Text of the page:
• 2 large tomatoes, chopped
  • 3 eggs
  • Salt, to taste


  1. In a saucepan, boil the water, then add the cabbage. Cover and cook for 10 minutes.
  2. Drain, season with salt, and set aside.
  3. Heat the oil in a frying pan and add the onions and tomatoes. Cook over medium heat until soft.
  4. Add the salted cabbage to the frying pan and cook for another 10 minutes, stirring occasionally.
  5. In a small mixing bowl, beat the eggs. Stir the eggs into the frying pan with the vegetable mixture and cook for about 3 minutes, or until the eggs are thoroughly cooked.
  6. Serve with rice, ugali , or potatoes.

Serves 2 to 4.

The only place where a distinct cuisine has developed is on the eastern coast, where Swahili dishes reflect the history of contact with the Arabs and other Indian Ocean traders. They sailed in with dried fruits, rice, and spices, which expanded the Swahili diet. Here, coconut and spices are used heavily.

Although there is not a specific national cuisine, there are two national dishes: ugali and nyama choma. Maize (corn) is a Kenyan staple and the main ingredient of ugali , which is thick and similar to porridge. Many Kenyans eat this on a daily basis. It takes a lot of practice to boil the porridge without burning it. Ugali is usually eaten with meat, stews, or sukuma wiki, which literally translates to "stretch the week." This means that the food is used to stretch meals to last for the week. Sukuma wiki is a combination of chopped spinach or kale (a leafy green vegetable) that is fried with onions, tomatoes, maybe a green pepper, and any leftover meat, if available. It is seasoned with salt and some pepper. The traditional way of eating ugali is to pinch off a piece of the dough with the right hand, and shape it into a scoop by pressing and indentation into the dough with the thumb. The ugali is used to scoop sauces or stew.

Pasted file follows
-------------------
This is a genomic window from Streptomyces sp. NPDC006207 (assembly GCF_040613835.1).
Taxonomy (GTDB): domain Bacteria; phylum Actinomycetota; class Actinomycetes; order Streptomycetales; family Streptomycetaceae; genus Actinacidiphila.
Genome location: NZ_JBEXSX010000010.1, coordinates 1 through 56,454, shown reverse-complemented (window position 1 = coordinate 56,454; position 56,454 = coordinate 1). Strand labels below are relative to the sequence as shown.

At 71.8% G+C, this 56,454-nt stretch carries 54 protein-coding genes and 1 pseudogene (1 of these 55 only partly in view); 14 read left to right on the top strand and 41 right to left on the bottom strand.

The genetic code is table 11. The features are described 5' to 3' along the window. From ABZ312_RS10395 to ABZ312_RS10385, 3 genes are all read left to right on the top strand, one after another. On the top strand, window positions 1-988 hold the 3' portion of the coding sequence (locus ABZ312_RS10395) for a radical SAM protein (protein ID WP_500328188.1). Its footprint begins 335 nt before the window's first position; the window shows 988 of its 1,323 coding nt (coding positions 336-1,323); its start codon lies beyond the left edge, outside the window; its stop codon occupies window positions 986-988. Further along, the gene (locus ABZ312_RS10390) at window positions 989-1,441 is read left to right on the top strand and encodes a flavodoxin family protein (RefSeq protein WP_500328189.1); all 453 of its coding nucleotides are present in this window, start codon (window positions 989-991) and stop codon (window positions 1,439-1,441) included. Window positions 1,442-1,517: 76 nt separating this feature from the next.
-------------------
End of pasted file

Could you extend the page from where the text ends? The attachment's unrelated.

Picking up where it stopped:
• 1 cup milk
  • 1¼ cups cornmeal
  • 1 cup water


  1. Pour the milk into a mixing bowl. Slowly add ¾ cup of the cornmeal and whisk constantly into a paste.
  2. Heat the water in a medium saucepan to boiling.
  3. Using a wooden spoon, stir cornmeal and milk paste mixture into the boiling water. Reduce heat to low.
  4. Slowly add the remaining ½ cup of cornmeal, stirring constantly. The mixture should be smooth with no lumps.
  5. Cook for about 3 minutes. When the mixture begins to stick together and pull away from the sides of the pan, remove from heat.
  6. Pour mixture into a greased serving bowl and allow to cool.
  7. Serve at room temperature as a side dish to meat and vegetables.

Serves 4.

Sukuma Wiki


  • 2 Tablespoons oil
  • 1 onion, chopped
  • 1 tomato, chopped
  • One bunch sukuma (kale or collard greens), chopped
  • ½ cup water
  • Salt


  1. Heat oil in a frying pan and add the onions. Sauté about 2 to 4 minutes.
  2. Add tomato and greens and sauté about 1 minute.
  3. Add ½ cup water and then add salt to taste. Let the mixture simmer until the sukuma is tender.

Serves 2.

Sukuma Wiki is made from chopped kale (shown here) or collard greens. EPD Photos
Sukuma Wiki is made from chopped kale (shown here) or collard greens.
EPD Photos

Nyama choma is roasted or grilled meat, usually goat. The process of grilling meat in Kenya is different from the process of barbequing meat typically used in the United States. Basting (moistening the meat) and the use of herbs and seasonings (except salt and pepper) are not used in most Kenyan dishes. When eating nyama choma at a restaurant, the diner chooses from a selection of meat that is bought by the kilogram (1 kilogram equals about 2 pounds). It is grilled plain and brought to the table sliced into bite-sized pieces. It is often served with mashed vegetables.